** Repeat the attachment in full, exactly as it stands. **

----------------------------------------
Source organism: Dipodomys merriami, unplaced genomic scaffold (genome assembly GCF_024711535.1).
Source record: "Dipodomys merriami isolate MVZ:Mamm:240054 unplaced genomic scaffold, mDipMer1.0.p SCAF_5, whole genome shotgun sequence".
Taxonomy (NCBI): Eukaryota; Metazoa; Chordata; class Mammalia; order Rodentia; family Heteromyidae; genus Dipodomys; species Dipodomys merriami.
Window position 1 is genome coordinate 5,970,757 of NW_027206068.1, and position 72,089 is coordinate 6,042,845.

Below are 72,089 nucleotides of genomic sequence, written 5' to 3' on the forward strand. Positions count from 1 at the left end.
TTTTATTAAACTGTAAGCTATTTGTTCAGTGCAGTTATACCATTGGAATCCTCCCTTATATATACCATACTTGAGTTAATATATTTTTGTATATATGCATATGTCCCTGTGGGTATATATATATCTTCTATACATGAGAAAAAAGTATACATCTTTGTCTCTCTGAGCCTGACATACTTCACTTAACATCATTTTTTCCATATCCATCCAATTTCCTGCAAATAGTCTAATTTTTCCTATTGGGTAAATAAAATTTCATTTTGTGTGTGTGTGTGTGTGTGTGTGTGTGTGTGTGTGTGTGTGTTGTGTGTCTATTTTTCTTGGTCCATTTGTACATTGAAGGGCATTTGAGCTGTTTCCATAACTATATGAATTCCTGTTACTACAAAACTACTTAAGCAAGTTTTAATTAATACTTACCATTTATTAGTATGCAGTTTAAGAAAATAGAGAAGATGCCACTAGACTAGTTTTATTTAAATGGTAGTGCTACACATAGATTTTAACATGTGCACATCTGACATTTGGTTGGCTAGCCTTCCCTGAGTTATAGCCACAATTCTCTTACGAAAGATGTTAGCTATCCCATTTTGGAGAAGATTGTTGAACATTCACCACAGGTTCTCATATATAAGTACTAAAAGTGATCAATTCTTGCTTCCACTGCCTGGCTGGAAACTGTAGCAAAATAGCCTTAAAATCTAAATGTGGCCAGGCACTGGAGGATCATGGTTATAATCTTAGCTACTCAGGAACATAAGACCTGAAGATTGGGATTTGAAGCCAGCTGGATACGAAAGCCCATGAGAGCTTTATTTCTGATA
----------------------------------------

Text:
Source organism: Dipodomys merriami, unplaced genomic scaffold (genome assembly GCF_024711535.1).
Source record: "Dipodomys merriami isolate MVZ:Mamm:240054 unplaced genomic scaffold, mDipMer1.0.p SCAF_5, whole genome shotgun sequence".
Taxonomy (NCBI): Eukaryota; Metazoa; Chordata; class Mammalia; order Rodentia; family Heteromyidae; genus Dipodomys; species Dipodomys merriami.
Window position 1 is genome coordinate 5,970,757 of NW_027206068.1, and position 72,089 is coordinate 6,042,845.

Below are 72,089 nucleotides of genomic sequence, written 5' to 3' on the forward strand. Positions count from 1 at the left end.
TTTTATTAAACTGTAAGCTATTTGTTCAGTGCAGTTATACCATTGGAATCCTCCCTTATATATACCATACTTGAGTTAATATATTTTTGTATATATGCATATGTCCCTGTGGGTATATATATATCTTCTATACATGAGAAAAAAGTATACATCTTTGTCTCTCTGAGCCTGACATACTTCACTTAACATCATTTTTTCCATATCCATCCAATTTCCTGCAAATAGTCTAATTTTTCCTATTGGGTAAATAAAATTTCATTTTGTGTGTGTGTGTGTGTGTGTGTGTGTGTGTGTGTGTGTGTGTTGTGTGTCTATTTTTCTTGGTCCATTTGTACATTGAAGGGCATTTGAGCTGTTTCCATAACTATATGAATTCCTGTTACTACAAAACTACTTAAGCAAGTTTTAATTAATACTTACCATTTATTAGTATGCAGTTTAAGAAAATAGAGAAGATGCCACTAGACTAGTTTTATTTAAATGGTAGTGCTACACATAGATTTTAACATGTGCACATCTGACATTTGGTTGGCTAGCCTTCCCTGAGTTATAGCCACAATTCTCTTACGAAAGATGTTAGCTATCCCATTTTGGAGAAGATTGTTGAACATTCACCACAGGTTCTCATATATAAGTACTAAAAGTGATCAATTCTTGCTTCCACTGCCTGGCTGGAAACTGTAGCAAAATAGCCTTAAAATCTAAATGTGGCCAGGCACTGGAGGATCATGGTTATAATCTTAGCTACTCAGGAACATAAGACCTGAAGATTGGGATTTGAAGCCAGCTGGATACGAAAGCCCATGAGAGCTTTATTTCTGATA